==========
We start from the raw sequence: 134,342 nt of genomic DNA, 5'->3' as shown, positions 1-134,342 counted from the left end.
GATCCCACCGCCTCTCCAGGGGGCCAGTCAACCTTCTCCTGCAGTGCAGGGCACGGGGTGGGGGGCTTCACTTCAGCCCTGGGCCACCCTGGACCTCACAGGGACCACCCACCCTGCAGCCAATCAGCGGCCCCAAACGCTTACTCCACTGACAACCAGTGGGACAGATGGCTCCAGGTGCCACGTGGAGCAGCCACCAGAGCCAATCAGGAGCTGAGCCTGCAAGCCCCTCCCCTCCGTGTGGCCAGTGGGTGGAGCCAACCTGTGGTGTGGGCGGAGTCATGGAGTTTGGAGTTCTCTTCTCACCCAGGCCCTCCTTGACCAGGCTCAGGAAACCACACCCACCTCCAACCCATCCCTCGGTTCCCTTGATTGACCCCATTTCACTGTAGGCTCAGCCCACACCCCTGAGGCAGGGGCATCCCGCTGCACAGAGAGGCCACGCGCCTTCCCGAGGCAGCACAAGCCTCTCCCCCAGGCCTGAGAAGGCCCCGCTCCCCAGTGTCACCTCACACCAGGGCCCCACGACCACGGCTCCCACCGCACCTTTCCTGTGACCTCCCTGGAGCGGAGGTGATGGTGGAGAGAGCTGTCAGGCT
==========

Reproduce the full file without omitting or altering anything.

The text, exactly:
We start from the raw sequence: 134,342 nt of genomic DNA, 5'->3' as shown, positions 1-134,342 counted from the left end.
GATCCCACCGCCTCTCCAGGGGGCCAGTCAACCTTCTCCTGCAGTGCAGGGCACGGGGTGGGGGGCTTCACTTCAGCCCTGGGCCACCCTGGACCTCACAGGGACCACCCACCCTGCAGCCAATCAGCGGCCCCAAACGCTTACTCCACTGACAACCAGTGGGACAGATGGCTCCAGGTGCCACGTGGAGCAGCCACCAGAGCCAATCAGGAGCTGAGCCTGCAAGCCCCTCCCCTCCGTGTGGCCAGTGGGTGGAGCCAACCTGTGGTGTGGGCGGAGTCATGGAGTTTGGAGTTCTCTTCTCACCCAGGCCCTCCTTGACCAGGCTCAGGAAACCACACCCACCTCCAACCCATCCCTCGGTTCCCTTGATTGACCCCATTTCACTGTAGGCTCAGCCCACACCCCTGAGGCAGGGGCATCCCGCTGCACAGAGAGGCCACGCGCCTTCCCGAGGCAGCACAAGCCTCTCCCCCAGGCCTGAGAAGGCCCCGCTCCCCAGTGTCACCTCACACCAGGGCCCCACGACCACGGCTCCCACCGCACCTTTCCTGTGACCTCCCTGGAGCGGAGGTGATGGTGGAGAGAGCTGTCAGGCT